Just the other day I shared a meal with one of my spiritual teachers who is also a beloved friend. He was preparing to embark upon a solitary spiritual retreat during which he will have no direct contact with other human beings, living in isolation without the distraction – or luxury – of easily accessible internet or telephone connections, without television or YouTube, without a pile of magazines or a stack of books to shuffle through. To those who overestimate their spiritual development or who lack a certain kind of experience in the world, it doesn’t sound all that bad. We complain that our telefonini dominate us. Oh, how we’d jump at the chance to get away from all the demands people make of us! Hell, we’d probably pay a handsome sum to have this kind of experience. Well, if we could have our lattes in the morning. And only the proper kind of all-natural, cruelty-free, vegan items from WholeFoods. And maybe a small stash of designer weed. And hot showers followed by fresh, fluffy towels whenever we want. That’s how serious most of us are about our spiritual and human experience – and we’re the ones who prance about smug and satisfied at how “spiritual” we are, how much “progress” we’ve made. Such is the nonsense of our delusions. (Don’t get me wrong, those of us who are spiritually deluded needn’t abandon all hope, but that’s a topic of another day.)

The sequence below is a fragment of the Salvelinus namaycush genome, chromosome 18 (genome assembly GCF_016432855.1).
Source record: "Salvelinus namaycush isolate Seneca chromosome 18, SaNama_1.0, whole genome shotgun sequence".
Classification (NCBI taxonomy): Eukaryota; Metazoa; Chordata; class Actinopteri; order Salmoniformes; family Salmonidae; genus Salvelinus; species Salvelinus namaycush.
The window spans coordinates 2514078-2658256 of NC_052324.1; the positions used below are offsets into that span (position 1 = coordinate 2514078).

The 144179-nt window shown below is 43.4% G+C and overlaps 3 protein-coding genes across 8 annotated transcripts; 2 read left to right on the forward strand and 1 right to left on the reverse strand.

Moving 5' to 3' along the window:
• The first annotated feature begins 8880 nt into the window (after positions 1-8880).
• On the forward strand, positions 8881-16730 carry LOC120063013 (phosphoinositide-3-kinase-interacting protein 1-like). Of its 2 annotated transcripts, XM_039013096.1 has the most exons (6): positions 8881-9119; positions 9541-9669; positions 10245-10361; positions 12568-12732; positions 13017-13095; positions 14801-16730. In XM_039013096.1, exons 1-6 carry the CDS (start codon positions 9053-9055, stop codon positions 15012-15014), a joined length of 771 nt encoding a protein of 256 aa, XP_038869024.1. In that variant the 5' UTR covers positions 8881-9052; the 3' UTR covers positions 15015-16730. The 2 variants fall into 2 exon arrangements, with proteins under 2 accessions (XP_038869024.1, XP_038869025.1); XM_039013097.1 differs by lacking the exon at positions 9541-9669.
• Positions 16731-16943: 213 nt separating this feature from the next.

My friend will have none of these conveniences. He’ll be in the mountains in winter, receiving food provisions left for him every couple of days over a period of about four weeks. He has chosen to freely and temporarily enter into the lifestyle of a Carthusian or Camaldolese monk, a Zen hermit, or a convict behind bars. It is an experience that changes a person, destroys the human spirit, or endows insight that you and I cannot begin to understand. Far from a life of escape from the world, it is an encounter with all that we cannot bear to know in ourselves, all those aspects of life that we ignore and block out.
In the primitive Christian community, many men and women received the inspiration to set out for the desert, with this caveat: “You do not take refuge in the desert to escape the devil. You go forth to the desert to find him.”
We honor and celebrate those among us who choose to leave the comfort and safety of the home they know for the homelessness of a spiritual path. We even call them “saints”. Let us not forget those others who are also “saints” – the ones lost in prison compounds, held out of sight, treated as less than dogs. The Carthusian monk and the Zen hermit regard them as brother, sister, friend, and teacher. You and I do well to regard them with as much affection and respect as we might any [would-be] saint or [so-called] enlightened person. In fact, on the day of judgment, I’d much rather cast my lot with a death-row inmate than a sappy saint. (Peace be to sappy saints! They gave me much inspiration in my youth, and that was no small task.)
December 13, 2016